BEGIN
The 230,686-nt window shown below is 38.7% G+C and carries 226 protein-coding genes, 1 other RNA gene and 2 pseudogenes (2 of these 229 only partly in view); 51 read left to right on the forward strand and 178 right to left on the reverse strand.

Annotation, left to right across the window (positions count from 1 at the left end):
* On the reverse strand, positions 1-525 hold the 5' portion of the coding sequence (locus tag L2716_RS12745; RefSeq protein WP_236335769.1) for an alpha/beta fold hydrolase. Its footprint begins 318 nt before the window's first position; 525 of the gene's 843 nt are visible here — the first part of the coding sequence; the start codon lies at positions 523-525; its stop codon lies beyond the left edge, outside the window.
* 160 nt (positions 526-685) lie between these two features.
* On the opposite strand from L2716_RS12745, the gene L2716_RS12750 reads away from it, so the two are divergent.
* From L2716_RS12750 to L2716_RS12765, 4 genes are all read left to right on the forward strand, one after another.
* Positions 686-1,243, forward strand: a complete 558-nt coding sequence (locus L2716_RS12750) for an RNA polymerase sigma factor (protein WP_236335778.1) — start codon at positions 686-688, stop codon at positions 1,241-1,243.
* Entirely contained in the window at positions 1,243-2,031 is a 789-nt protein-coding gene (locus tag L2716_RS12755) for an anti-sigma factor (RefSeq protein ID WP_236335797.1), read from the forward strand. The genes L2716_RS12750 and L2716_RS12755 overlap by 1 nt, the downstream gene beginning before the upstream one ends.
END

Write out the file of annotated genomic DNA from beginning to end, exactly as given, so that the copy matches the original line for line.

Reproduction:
The 230,686-nt window shown below is 38.7% G+C and carries 226 protein-coding genes, 1 other RNA gene and 2 pseudogenes (2 of these 229 only partly in view); 51 read left to right on the forward strand and 178 right to left on the reverse strand.

Annotation, left to right across the window (positions count from 1 at the left end):
* On the reverse strand, positions 1-525 hold the 5' portion of the coding sequence (locus tag L2716_RS12745; RefSeq protein WP_236335769.1) for an alpha/beta fold hydrolase. Its footprint begins 318 nt before the window's first position; 525 of the gene's 843 nt are visible here — the first part of the coding sequence; the start codon lies at positions 523-525; its stop codon lies beyond the left edge, outside the window.
* 160 nt (positions 526-685) lie between these two features.
* On the opposite strand from L2716_RS12745, the gene L2716_RS12750 reads away from it, so the two are divergent.
* From L2716_RS12750 to L2716_RS12765, 4 genes are all read left to right on the forward strand, one after another.
* Positions 686-1,243, forward strand: a complete 558-nt coding sequence (locus L2716_RS12750) for an RNA polymerase sigma factor (protein WP_236335778.1) — start codon at positions 686-688, stop codon at positions 1,241-1,243.
* Entirely contained in the window at positions 1,243-2,031 is a 789-nt protein-coding gene (locus tag L2716_RS12755) for an anti-sigma factor (RefSeq protein ID WP_236335797.1), read from the forward strand. The genes L2716_RS12750 and L2716_RS12755 overlap by 1 nt, the downstream gene beginning before the upstream one ends.